Validation and description of two new north-western Australian Rainbow skinks with multispecies coalescent methods and morphology

  • Articles in SCI Journals
  • Sep, 2017

Afonso Silva, A.C., Santos, N., Ogivie, H.A. & Moritz, C. (2017) Validation and description of two new north-western Australian Rainbow skinks with multispecies coalescent methods and morphology.

PeerJ, 5, e3724. DOI:10.7717/peerj.3724 (IF2016 2,177; Q1 Multidisciplinary Sciences)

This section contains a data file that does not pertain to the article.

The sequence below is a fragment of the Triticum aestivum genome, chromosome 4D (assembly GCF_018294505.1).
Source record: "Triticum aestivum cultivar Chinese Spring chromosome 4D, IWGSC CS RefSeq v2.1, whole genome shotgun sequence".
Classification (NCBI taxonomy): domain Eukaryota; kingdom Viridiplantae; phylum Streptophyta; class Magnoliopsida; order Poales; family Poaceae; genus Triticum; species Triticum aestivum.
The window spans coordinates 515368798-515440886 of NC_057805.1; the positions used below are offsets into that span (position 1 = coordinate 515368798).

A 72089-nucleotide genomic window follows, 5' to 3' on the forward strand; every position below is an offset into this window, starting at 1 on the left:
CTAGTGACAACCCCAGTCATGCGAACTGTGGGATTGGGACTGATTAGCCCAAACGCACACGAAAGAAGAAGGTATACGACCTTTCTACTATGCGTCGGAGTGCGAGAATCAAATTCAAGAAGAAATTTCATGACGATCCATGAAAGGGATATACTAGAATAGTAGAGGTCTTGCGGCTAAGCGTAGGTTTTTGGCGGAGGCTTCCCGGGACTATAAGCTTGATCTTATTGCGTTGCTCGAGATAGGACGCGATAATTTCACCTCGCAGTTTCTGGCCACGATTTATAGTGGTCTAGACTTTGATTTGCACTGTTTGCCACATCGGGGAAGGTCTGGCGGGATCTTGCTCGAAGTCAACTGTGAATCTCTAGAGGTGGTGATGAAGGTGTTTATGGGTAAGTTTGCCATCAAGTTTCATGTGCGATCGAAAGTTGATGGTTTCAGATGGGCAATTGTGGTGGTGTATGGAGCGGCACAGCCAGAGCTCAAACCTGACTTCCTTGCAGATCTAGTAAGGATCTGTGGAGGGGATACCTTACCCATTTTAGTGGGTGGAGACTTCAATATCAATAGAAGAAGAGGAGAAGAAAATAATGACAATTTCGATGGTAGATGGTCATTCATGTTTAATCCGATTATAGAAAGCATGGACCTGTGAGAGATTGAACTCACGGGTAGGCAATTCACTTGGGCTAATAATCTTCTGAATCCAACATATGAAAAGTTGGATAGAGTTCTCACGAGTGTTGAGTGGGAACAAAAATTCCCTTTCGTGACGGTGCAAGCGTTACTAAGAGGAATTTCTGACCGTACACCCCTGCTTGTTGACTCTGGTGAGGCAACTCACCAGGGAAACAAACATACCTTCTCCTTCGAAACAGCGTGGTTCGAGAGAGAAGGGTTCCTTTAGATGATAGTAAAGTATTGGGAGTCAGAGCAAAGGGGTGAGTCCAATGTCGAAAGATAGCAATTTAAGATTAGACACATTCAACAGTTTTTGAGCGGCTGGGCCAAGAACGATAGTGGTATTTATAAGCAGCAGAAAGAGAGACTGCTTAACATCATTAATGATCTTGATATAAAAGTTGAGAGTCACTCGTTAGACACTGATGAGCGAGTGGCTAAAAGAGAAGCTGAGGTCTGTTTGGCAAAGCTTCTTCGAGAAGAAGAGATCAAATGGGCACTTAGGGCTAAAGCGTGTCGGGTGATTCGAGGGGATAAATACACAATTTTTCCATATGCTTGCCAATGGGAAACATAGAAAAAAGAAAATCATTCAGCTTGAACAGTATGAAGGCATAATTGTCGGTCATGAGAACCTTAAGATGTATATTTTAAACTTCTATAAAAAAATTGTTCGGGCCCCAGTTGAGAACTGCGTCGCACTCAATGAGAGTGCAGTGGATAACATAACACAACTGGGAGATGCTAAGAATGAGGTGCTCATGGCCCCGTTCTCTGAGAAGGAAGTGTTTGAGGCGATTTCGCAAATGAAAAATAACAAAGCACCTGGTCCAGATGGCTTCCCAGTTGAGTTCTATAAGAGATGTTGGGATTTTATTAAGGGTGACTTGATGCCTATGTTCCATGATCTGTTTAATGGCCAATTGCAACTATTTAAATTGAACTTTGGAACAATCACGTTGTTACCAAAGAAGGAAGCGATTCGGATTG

While methods for genetic species delimitation have noticeably improved in the last decade, this remains a work in progress. Ideally, model based approaches should be applied and considered jointly with other lines of evidence, primarily morphology and geography, in an integrative taxonomy framework. Deep phylogeographic divergences have been reported for several species of Carlia skinks, but only for some eastern taxa have species boundaries been formally tested. The present study does this and revises the taxonomy for two species from northern Australia, Carlia johnstonei and C. triacantha. We introduce an approach that is based on the recently published method StarBEAST2, which uses multilocus data to explore the support for alternative species delimitation hypotheses using Bayes Factors (BFD). We apply this method, jointly with two other multispecies coalescent methods, using an extensive (from 2,163 exons) data set along with measures of 11 morphological characters. We use this integrated approach to evaluate two new candidate species previously revealed in phylogeographic analyses of rainbow skinks (genus Carlia) in Western Australia. The results based on BFD StarBEAST2, BFD* SNAPP and BPP genetic delimitation, together with morphology, support each of the four recently identified Carlia lineages as separate species. The BFD StarBEAST2 approach yielded results highly congruent with those from BFD* SNAPP and BPP. This supports use of the robust multilocus multispecies coalescent StarBEAST2 method for species delimitation, which does not require a priori resolved species or gene trees. Compared to the situation in C. triacantha, morphological divergence was greater between the two lineages within Kimberley endemic C. johnstonei, which also had deeper divergent histories. This congruence supports recognition of two species within C. johnstonei. Nevertheless, the combined evidence also supports recognition of two taxa within the more widespread C. triacantha. With this work, we describe two new species, Carlia insularis sp. nov and Carlia isostriacantha sp. nov. in the northwest of Australia. This contributes to increasing recognition that this region of tropical Australia has a rich and unique fauna.